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How to build businesses around ethical purchasing needs


Ethical purchases are taken more and more seriously by consumers. Marc Morley, Senior Director, Product Marketing for Business Network, OpenText, explains how businesses can meet this expectation.

It is clear that sustainability is at the forefront of consumers’ minds with a world report showing a staggering 71% increase in online searches for sustainable products globally over the past five years (Economist Intelligence Unit commissioned by WWF).

Even though options to buy were narrowed and pragmatic decisions had to be made at the start of the pandemic, shopping during lockdown across the world has brought out the impact of every person in terms of waste, carbon and social footprint.

In fact, OpenText recently carried out global search with 27,000 consumers proving that the pandemic served as a catalyst; three in five UK respondents said Covid-19 made them more aware of the environmental and social impact of their purchases.

As we head into 2022, businesses need to understand that this increase in ethical buying is something they need to pivot and adapt, or they risk losing customers. It’s an opportunity to build a real competitive advantage and strengthen customer relationships. The facts speak for themselves. Our research has shown that nine in ten consumers (88%) around the world prefer to buy from companies that have ethical sourcing strategies in place. 83% are willing to spend more on a product if they can be sure it is ethically sourced. It is therefore essential that companies examine all of their sourcing strategies as well as their entire supply chain. Ultimately, brands need to proactively implement measures to make their operations sustainable.

So where do businesses even start? How do they establish and implement ethical and sustainable sourcing strategies that are not costly or have no negative impact on the quality of the product or service? Or, if they have already started this journey, how do they effectively revise their current strategies and improve their efficiency?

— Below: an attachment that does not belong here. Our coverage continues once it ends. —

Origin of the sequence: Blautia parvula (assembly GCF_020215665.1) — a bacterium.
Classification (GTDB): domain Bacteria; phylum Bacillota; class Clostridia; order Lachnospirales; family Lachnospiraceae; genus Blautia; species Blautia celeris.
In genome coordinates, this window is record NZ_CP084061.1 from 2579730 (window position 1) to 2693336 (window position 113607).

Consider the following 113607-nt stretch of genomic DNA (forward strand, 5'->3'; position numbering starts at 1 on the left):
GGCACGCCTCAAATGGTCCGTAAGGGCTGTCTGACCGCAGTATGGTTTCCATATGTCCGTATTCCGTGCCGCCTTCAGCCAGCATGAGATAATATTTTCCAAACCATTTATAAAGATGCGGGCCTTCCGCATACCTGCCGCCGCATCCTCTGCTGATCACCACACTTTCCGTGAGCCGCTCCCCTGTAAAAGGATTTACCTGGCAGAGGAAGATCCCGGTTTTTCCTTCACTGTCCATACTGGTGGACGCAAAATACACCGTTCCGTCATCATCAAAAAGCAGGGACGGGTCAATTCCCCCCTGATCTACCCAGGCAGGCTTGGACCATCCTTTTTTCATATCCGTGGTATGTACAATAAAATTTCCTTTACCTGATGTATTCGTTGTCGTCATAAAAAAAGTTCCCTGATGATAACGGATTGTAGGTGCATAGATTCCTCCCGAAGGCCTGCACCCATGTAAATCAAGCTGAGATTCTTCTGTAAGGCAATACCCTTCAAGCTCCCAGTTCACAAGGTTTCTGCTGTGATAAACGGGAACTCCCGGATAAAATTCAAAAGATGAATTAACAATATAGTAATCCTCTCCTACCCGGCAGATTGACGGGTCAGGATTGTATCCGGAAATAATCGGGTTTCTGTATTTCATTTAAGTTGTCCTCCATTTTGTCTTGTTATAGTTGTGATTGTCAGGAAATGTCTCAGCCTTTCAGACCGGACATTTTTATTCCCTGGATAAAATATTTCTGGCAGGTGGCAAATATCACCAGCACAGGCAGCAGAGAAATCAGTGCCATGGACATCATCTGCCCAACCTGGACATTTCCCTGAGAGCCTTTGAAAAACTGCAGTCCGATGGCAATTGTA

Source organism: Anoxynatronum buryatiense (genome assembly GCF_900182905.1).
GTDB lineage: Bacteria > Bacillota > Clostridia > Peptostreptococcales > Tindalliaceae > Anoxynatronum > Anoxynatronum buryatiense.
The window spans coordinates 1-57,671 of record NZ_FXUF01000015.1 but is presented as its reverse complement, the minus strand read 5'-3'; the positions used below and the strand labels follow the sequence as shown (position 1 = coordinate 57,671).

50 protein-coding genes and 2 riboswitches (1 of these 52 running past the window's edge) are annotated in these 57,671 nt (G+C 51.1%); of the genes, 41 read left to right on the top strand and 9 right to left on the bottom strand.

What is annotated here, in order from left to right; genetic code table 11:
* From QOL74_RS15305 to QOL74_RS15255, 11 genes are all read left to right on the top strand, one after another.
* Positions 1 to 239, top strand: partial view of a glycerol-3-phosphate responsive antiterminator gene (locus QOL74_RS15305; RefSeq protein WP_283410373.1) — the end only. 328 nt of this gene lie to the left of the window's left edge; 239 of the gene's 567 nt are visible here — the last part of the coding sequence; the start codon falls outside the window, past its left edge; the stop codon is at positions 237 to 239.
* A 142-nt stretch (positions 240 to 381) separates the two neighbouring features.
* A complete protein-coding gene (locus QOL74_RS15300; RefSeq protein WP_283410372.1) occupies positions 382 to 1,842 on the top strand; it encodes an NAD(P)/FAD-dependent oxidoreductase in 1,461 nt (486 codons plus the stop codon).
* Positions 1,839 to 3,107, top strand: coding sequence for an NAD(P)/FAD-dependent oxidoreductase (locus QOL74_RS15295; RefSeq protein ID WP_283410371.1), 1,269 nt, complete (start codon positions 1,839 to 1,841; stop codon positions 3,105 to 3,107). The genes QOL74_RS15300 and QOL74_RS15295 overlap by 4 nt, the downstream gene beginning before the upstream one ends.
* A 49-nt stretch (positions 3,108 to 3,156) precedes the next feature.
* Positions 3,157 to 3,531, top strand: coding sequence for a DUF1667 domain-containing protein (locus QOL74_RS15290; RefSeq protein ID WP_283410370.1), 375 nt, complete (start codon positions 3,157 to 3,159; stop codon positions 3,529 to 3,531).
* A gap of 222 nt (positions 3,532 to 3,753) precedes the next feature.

To start the process, companies need to ask themselves two main questions:

What do my clients value most when it comes to ethical practices?

The motivations of consumers to demand more ethical practices when it comes to purchasing goods can vary. Some consumers may be more interested in working conditions at product manufacturing sites than others wishing to buy locally because they are more concerned about their carbon footprint. Interestingly, our research showed that two-thirds (64%) of 18-24 year olds worldwide would never buy from a company again if they were accused of working with unethical suppliers, versus only two in five respondents (40%) aged 65. or above. Almost two-thirds (62%) of 25-34 year olds say it is important to know where the product they are buying comes from, compared to just 47% of those 65 and over.

What business leaders need to do is examine their own customers and understand their specific ethical purchasing priorities. You can do this by taking a social media poll or a customer survey to find out what they value most about you.

Once you understand what kinds of ethical factors influence your audience and their purchasing decisions, you can more effectively review and proactively implement supply chain practices with this in mind. You should, however, remember to map this to the larger context as well. In fact, consumers believe there are two things every business should be doing; Online retailers should ‘make it clear whether products are of ethical origin’, according to 85% of UK consumers, and 69% agreed that ‘governments should introduce legislation that holds companies accountable for responsible sourcing’.

What is the right technology to drive a supply chain and ethical practices?

Providing an ethical supply chain requires extremely high levels of transparency and end-to-end visibility into an organization’s operations and those of its suppliers and suppliers. It is vital that information is shared throughout the supply chain and by each participant on an ongoing basis. The technology required in a business to achieve this is a digital backbone that enables real-time data sharing and manages data from information capture and exchange to integration and governance across a network. internal systems, cloud applications, trading partner systems and connected devices.

The ethical purchasing opportunity

Businesses cannot ignore the desire of consumers to be able to purchase goods and services ethically. This requires ensuring that sustainability is applied throughout the supply chain – from manufacturing to final delivery – as well as truly understanding the specific needs and wants of your customers.

Most importantly, brands need to be transparent and proactive in meeting these needs and supporting the community as they attempt to reduce their waste, carbon and social footprint through 2022 and beyond.